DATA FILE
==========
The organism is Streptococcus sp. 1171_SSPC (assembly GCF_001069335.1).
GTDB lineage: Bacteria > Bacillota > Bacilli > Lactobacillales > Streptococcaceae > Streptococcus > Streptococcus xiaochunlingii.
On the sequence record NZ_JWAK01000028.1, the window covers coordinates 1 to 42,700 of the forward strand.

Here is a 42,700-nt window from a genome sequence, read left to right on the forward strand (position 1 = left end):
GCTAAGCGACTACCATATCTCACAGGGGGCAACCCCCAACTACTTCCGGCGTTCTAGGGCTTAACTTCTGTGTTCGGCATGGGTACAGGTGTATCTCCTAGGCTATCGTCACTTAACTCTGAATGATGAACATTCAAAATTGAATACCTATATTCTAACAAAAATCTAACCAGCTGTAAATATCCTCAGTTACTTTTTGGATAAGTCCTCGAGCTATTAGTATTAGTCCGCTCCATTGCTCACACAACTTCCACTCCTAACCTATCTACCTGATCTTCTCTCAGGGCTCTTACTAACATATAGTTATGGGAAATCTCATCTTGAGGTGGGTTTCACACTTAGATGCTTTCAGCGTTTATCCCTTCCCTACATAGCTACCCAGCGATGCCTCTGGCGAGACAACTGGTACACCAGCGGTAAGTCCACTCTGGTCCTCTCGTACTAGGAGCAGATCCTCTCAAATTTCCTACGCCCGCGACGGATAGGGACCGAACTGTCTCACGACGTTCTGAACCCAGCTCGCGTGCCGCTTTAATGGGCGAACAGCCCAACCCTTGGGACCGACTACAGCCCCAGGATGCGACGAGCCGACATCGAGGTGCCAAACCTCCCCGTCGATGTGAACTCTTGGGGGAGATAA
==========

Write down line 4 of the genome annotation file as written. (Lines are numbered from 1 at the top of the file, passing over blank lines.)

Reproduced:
Here is a 42,700-nt window from a genome sequence, read left to right on the forward strand (position 1 = left end):